Configuring the knockoff RAMPS 1.4 board went reasonably smoothly:
The DC (n.b., not an AC) solid state relay in the foreground switches the 20 V laptop supply brick to the RAMPS shield atop the knockoff Arduino Mega 2560, controlled by the
PS_ON pin (black wire), with +5 V from a pin in the AUX header (yellow wire). The SSR includes a ballast resistor limiting the current to 12 mA, with an inconspicuous red LED behind the black dot showing when the output is turned on.
Because it’s a DC SSR, polarity matters: the supply goes to the + terminal, the RAMPS power inputs to the – terminal.
I haven’t applied much of a load to to the SSR, but it works as expected. Define
POWER_SUPPLY 1 and
PS_DEFAULT_OFF so the boards starts up with the SSR turned off, then use
M80 / M81 to turn it on / off as needed.
Remove D1 on the RAMPS board to isolate the Mega power from the +20 V supply. Stuffed as shown, the Mega draws 70 mA from the USB port, although an external 8 V (-ish) supply is always a good idea.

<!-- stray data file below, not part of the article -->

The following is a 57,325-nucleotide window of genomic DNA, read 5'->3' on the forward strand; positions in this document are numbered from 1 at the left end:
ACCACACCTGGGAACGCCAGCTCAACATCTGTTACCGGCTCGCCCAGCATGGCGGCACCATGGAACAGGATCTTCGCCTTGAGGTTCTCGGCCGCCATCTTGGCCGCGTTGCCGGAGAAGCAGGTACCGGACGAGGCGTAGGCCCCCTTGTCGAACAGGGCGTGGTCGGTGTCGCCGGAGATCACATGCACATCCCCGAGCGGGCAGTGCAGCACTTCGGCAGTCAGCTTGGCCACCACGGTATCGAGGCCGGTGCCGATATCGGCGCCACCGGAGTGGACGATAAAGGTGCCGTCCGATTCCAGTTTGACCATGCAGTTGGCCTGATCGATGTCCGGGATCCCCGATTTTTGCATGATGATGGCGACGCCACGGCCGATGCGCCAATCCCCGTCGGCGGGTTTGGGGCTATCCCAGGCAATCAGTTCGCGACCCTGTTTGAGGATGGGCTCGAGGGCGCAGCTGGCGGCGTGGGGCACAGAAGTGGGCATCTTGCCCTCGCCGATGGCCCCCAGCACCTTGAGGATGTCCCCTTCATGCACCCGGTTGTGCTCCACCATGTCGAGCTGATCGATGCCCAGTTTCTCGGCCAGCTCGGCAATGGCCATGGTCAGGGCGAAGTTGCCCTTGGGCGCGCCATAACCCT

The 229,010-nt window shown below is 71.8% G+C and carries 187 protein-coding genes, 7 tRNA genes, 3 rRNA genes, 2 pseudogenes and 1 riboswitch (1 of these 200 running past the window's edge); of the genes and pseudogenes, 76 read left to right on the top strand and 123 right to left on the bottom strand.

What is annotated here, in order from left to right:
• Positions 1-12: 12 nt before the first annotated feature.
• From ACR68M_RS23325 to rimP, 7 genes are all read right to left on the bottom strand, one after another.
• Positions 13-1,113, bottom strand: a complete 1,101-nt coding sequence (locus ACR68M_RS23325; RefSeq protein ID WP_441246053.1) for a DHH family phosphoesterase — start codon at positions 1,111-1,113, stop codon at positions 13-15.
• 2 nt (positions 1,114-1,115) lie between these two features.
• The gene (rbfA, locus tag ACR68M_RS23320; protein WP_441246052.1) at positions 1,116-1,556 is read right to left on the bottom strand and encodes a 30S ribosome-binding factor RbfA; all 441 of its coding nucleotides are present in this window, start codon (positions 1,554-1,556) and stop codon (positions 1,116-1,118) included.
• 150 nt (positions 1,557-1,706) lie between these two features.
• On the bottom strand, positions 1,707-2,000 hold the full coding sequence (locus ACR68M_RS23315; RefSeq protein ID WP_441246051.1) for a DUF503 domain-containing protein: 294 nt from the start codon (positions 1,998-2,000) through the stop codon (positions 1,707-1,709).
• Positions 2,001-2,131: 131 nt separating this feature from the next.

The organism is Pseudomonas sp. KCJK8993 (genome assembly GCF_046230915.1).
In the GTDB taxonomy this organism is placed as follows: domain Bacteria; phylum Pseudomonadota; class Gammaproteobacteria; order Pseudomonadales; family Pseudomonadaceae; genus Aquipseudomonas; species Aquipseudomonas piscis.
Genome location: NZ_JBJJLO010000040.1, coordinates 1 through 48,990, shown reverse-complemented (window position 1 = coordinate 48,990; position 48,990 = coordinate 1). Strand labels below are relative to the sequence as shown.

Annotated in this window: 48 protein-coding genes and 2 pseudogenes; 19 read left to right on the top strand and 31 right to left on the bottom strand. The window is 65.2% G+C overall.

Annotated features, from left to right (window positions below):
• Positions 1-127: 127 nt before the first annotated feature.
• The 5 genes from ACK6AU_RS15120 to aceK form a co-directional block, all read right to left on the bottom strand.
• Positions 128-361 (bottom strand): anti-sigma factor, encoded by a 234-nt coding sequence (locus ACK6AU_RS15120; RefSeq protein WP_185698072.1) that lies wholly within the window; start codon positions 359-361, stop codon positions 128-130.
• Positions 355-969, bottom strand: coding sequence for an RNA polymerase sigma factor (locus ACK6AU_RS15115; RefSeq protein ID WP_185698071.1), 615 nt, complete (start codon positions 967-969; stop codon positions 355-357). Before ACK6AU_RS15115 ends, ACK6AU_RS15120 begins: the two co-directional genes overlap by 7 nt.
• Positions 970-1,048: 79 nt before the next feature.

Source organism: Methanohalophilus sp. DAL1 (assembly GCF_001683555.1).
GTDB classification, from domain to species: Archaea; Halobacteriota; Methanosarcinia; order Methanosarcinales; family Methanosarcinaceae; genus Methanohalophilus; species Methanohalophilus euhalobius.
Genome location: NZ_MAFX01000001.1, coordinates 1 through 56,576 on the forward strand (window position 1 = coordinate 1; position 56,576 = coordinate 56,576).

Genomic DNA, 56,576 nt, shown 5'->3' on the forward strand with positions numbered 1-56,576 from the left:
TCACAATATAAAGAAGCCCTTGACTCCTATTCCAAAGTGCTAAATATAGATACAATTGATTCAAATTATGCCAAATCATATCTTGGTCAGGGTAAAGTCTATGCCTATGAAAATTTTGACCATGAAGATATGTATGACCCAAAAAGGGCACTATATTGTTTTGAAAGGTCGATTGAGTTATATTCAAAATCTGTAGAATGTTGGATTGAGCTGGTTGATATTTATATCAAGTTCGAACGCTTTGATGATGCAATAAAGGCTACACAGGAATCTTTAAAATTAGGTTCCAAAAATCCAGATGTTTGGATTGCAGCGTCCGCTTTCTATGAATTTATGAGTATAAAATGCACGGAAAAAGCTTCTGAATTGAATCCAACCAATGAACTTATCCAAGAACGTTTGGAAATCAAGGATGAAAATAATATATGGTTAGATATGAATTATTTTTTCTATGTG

The stepper is a random NEMA 17 from the heap in a mount intended for a DIY plotter. I adjusted the tiny trimpots on all the boards for 400 mA peak = 250 mA RMS into the windings, after finding 250 mApk didn’t produce nearly enough mojo, even for a demonstration:
Just to get it running, I used
DEFAULT_AXIS_STEPS_PER_UNIT = 100 step/mm,
MAX_FEEDRATE 100 mm/s, and (for lack of anything better)
DEFAULT_*_ACCELERATION 1000. Those all depend the torque produced by the motor current, which is still way too low.
The endstops require
I set the
?_BED_SIZE parameters to a generous 2000, with
?_MIN_POS equal to -SIZE/2 to put the origin in the middle where I prefer it, with a similar setting for the Z axis. Obviously, those numbers don’t correspond to any physical reality.
Three little 100 kΩ thermistors sprout from their header and produce reasonable temperatures, although (being cheap eBay parts) they may not match the Type 4 curve. I don’t have any heaters connected. All the over / under temperature lockouts are disabled, because I don’t care right now.
The G-Code parser wants uppercase command letters, which means I get to press the
Caps Lock key for the first time in nearly forever!
The header along the right edge of the board connects to the LCD control board, which is another story.
The diffs for the
Configuration_adv.h files as a GitHub Gist: